“The Naming of Cats is a brilliant poem by Eliot because it references this idea that there are kind of different levels of name. Not only the first name, which the humans use; the second name, which only the cats use; but the third secret name that even your fellow cat doesn’t understand and can only be accessed by the cat through a sort of process of deep meditation, which of course is a reference to the sort of meditative pose or kind of lazy pose we see cats in…In this cat’s poem, meditating on your secret hidden name that only you know gives you some kind of access to peace.”
5. It was Rebel Wilson’s idea to have the mice played by kids—no explanation for why they were so much smaller than they should have been.
6. “Women playing cockroaches—whose only unusual trait is that they have an extra pair of arms, in homage to the cockroach number of limbs.” (This isn’t important but it made me laugh.)
7. Hooper explaining the digital fur: “From the beginning, I always wanted humans to play cats—partly because it’s a dance musical, so I wanted to capture live dance. But also if I was lucky enough to capture lightning in a bottle with a great performance I wanted to be able to be in full contact with that in the face. And it also felt like a way of honouring the tradition in the show of humans playing cats. I wanted to kind of create, I suppose, a covering of fur that was better than what a costume could do. But still be one-to-one with the real bodies, so that the way we captured the dance was utterly faithful to the way they did the dance, or in the case, Rebel’s physical comedy.” (Side note: He later mentioned how Shambleshanks wears pants so you could see the full movement of his tap dance, so I don’t know what the hell he’s talking about here.)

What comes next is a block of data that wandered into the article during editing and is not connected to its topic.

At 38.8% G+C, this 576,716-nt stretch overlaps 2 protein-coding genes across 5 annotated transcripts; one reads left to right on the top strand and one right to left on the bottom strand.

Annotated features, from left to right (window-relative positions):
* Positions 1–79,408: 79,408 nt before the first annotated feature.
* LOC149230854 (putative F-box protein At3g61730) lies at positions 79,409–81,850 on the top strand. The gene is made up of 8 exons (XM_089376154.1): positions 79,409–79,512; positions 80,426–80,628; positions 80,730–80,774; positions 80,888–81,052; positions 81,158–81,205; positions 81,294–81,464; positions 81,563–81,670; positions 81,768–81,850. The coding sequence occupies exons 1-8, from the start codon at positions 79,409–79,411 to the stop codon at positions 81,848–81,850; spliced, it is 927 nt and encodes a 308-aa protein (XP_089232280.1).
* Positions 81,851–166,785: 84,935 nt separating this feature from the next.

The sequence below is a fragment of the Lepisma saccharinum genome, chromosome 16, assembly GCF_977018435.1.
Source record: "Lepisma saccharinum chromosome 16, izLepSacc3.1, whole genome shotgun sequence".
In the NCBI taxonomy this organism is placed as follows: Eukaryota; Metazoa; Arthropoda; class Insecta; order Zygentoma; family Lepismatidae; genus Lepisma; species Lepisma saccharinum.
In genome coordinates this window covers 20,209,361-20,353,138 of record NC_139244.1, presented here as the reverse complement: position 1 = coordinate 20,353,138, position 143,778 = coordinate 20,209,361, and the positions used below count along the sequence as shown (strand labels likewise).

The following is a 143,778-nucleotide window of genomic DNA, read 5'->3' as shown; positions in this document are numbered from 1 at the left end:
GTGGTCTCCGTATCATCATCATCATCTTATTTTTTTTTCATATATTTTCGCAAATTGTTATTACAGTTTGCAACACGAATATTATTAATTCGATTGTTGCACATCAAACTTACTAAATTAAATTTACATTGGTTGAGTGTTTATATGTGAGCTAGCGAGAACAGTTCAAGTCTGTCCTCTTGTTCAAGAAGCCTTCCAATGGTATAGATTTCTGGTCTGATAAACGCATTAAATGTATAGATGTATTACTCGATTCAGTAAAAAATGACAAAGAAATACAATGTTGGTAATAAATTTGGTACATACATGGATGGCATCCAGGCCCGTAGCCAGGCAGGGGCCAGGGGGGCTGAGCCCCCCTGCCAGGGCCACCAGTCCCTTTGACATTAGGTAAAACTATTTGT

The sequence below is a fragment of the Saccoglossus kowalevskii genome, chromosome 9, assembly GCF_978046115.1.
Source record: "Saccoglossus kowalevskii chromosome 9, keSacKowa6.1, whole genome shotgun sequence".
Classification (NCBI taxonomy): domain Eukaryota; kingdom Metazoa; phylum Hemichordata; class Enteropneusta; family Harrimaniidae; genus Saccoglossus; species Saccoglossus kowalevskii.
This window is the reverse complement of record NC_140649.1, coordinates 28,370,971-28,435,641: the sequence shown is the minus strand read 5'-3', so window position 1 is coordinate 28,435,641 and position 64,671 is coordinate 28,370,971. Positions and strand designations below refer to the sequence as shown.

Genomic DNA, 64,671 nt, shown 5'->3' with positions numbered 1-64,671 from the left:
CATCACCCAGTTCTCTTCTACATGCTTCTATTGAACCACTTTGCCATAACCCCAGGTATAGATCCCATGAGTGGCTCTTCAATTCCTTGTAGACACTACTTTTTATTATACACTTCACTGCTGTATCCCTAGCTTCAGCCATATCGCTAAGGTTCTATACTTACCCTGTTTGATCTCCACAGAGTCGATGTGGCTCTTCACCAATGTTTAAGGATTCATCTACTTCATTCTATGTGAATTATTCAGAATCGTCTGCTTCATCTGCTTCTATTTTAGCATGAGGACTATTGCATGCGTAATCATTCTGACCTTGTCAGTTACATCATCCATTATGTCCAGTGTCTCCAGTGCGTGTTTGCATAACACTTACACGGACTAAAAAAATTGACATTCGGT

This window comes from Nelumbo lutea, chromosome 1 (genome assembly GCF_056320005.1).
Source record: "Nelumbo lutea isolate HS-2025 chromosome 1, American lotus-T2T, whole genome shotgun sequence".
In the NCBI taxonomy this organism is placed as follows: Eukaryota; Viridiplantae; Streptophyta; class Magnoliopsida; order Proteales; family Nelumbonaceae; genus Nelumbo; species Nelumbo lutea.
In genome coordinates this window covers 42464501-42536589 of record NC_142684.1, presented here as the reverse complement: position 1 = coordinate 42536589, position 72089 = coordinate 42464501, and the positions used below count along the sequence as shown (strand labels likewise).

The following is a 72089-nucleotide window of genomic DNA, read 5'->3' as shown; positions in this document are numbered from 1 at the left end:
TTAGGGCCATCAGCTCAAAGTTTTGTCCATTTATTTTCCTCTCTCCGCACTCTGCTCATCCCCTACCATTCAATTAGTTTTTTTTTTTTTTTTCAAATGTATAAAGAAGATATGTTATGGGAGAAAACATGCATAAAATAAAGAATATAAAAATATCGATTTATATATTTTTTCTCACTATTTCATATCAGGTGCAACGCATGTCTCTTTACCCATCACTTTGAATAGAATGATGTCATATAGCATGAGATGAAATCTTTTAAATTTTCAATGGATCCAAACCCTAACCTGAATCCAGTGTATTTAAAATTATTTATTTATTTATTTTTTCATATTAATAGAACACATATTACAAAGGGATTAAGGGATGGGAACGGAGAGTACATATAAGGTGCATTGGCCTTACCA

8. During the kitchen scene, Jennyanydots (Wilson) unzips her fur skin to reveal a sparkly outfit underneath…and another layer of fur. Hooper’s explanation for what might be the movie’s scariest choice:
“This gag is kind of my own tongue-in-cheek way of referencing that I’m using digital fur as clothing because Rebel actually unzips her digital fur to reveal it as clothing. But then the joke is that underneath she has more real fur, which of course is not real fur.”
9. Turns out, Bustopher Jones (James Corden) has a dark side:
“He clearly represents the idea of the sin of gluttony, or the perils of addiction—of giving into that kind of drive without any kind of check or moderation…Seeing Macavity, seeing this incredible new source of food; there’s almost a tinge of sadness or tinge of worry in him, as he’s drawn to the very thing that he kind of knows will destroy him. I suppose it’s a parable about the power of addiction, the dark power of addiction.”